Yesterday I finished two novels: The Mapmaker's Opera by Bea Gonzalez; Fight Club by Chuck Palahniuk. They make an odd pair, to say the least. The first is about preservation: all through the book people variously try to preserve the memory of a beloved grandmother, a song, a species of bird, their honor, their family, their individuality, their posessions, their culture. The second is about the desire to dissolve individuality and tear down history with a world-encompassing tantrum.
Gonzalez laments the extinction of the passenger pigeon:
As for the fate of the Passenger Pigeon--that, alas, is all too well know. In 1896 the last significant chapter for these birds was written in the state of Ohio. By then, only a quarter of a million remained of the billions that had once filled the sky. In April of that year they came together in one last great nesting flock in the forest on Green River near Mammoth Cave. Recently installed telegraph lines were used to notify the hunters of the appearance of this flock and they arrived by railway from far and wide. The result was catastrophic--two hundred thousand carcasses were taken, another forty thousand were mutilated and wasted, one hundred thousand newborn chicks were destroyed or abandoned to predators in their nests. Only five thousand were thought to have escaped.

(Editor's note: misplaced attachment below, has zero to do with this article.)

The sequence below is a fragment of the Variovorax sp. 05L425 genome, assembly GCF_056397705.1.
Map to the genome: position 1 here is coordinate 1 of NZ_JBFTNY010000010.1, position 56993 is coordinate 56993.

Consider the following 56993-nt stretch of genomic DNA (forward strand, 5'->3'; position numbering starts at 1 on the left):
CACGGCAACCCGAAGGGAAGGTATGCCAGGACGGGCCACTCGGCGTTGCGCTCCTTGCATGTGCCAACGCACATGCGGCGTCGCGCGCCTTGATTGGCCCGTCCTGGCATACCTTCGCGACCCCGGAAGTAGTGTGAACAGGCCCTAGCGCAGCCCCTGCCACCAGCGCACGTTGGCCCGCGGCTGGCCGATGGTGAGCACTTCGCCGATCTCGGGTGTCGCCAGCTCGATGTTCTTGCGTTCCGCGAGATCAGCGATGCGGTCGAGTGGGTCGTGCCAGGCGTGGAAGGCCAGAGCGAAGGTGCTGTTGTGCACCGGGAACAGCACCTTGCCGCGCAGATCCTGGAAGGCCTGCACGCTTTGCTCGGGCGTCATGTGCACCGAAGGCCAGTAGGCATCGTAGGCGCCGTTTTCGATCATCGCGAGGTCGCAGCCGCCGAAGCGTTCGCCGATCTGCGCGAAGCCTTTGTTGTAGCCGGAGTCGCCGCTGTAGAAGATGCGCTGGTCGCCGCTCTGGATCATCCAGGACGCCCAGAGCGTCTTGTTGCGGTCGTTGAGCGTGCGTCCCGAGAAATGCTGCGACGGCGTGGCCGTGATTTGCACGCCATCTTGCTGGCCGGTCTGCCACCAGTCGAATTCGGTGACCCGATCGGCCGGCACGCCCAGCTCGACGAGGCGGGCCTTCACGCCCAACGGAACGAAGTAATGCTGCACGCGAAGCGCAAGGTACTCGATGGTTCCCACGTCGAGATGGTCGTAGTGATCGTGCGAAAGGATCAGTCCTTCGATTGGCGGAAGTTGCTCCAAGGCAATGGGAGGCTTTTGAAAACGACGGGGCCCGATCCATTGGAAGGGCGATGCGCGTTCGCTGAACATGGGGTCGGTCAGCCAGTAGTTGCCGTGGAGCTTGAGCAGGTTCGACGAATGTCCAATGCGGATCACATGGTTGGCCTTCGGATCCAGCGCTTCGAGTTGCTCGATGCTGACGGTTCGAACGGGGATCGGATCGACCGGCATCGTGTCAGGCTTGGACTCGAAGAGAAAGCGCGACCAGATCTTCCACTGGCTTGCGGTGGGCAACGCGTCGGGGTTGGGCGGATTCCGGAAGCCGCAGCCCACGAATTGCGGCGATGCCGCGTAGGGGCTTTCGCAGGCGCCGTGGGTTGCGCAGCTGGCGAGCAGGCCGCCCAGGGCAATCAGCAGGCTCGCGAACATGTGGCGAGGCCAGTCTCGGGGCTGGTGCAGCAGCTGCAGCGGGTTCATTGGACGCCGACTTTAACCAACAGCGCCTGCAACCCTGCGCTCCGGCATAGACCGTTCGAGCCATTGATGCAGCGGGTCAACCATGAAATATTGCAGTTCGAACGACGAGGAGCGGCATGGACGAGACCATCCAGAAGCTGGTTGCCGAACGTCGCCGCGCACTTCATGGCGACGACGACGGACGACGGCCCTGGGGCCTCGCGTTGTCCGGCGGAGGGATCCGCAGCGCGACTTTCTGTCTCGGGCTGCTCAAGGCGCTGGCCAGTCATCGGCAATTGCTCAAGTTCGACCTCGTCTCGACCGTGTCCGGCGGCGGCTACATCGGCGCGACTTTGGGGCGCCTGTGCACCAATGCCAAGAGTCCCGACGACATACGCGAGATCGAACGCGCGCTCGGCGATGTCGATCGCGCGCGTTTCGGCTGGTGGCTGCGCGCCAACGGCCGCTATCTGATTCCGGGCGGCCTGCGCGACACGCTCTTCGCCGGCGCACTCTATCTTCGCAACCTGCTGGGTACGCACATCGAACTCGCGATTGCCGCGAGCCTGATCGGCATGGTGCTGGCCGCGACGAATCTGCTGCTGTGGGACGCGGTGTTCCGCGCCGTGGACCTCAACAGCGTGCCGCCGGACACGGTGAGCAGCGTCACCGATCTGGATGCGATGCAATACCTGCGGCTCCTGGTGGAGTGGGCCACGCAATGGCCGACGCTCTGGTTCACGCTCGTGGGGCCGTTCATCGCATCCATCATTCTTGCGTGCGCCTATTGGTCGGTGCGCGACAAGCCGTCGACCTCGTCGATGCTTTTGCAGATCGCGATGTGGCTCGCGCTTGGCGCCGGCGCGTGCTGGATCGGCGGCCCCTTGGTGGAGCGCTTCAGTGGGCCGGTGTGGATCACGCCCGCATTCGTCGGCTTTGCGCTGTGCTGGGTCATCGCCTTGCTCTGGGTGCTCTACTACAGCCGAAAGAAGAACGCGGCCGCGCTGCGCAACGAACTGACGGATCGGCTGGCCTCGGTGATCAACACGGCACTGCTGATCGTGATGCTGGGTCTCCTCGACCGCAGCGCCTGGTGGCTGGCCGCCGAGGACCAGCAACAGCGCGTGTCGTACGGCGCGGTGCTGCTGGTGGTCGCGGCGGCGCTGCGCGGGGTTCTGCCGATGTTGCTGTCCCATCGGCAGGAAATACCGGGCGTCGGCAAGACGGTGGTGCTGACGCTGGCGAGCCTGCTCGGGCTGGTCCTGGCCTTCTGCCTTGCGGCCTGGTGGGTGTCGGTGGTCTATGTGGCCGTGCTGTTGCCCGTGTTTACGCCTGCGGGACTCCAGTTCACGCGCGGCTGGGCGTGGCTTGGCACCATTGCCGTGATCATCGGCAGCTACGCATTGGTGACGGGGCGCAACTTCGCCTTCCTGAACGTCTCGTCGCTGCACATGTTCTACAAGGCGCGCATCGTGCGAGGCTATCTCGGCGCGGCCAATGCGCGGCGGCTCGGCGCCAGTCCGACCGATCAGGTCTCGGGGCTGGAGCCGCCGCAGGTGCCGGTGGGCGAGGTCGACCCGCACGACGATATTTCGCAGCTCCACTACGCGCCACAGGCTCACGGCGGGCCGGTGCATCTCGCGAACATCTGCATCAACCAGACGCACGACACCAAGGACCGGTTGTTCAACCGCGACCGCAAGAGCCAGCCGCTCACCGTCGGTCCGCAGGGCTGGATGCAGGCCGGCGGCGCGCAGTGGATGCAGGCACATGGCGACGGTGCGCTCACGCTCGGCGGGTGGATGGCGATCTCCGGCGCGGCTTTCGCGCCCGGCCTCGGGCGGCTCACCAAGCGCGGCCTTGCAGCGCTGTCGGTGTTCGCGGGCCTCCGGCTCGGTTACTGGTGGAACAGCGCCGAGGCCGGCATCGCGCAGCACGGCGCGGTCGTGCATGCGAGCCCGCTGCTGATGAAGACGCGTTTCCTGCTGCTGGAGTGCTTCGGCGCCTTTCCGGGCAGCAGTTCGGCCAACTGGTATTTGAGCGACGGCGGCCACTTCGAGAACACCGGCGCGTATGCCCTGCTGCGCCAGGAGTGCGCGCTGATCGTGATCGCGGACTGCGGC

The hunters' efforts were wasted in the end. The birds--packaged for shipment to markets in the East--rotted under a scorching sun when a derailment prevented them from being shipped as planned. The putrefied carcasses of two hundred thousand birds were disposed of in a nearby ravine.
The last bird of its kind, Martha, died alone at the age of twenty-nine inside the Cincinnati Zoo at about one o'clock on September 1, 1914. There were few then who understood the significance of what had just come to pass. A bird that had once thundered across open skies had been vanquished for good--driven to extinction by man's ignorance and greed.
Palahniuk's nihilistic pique stands in counterpoint.
Tyler asked what I was really fighting.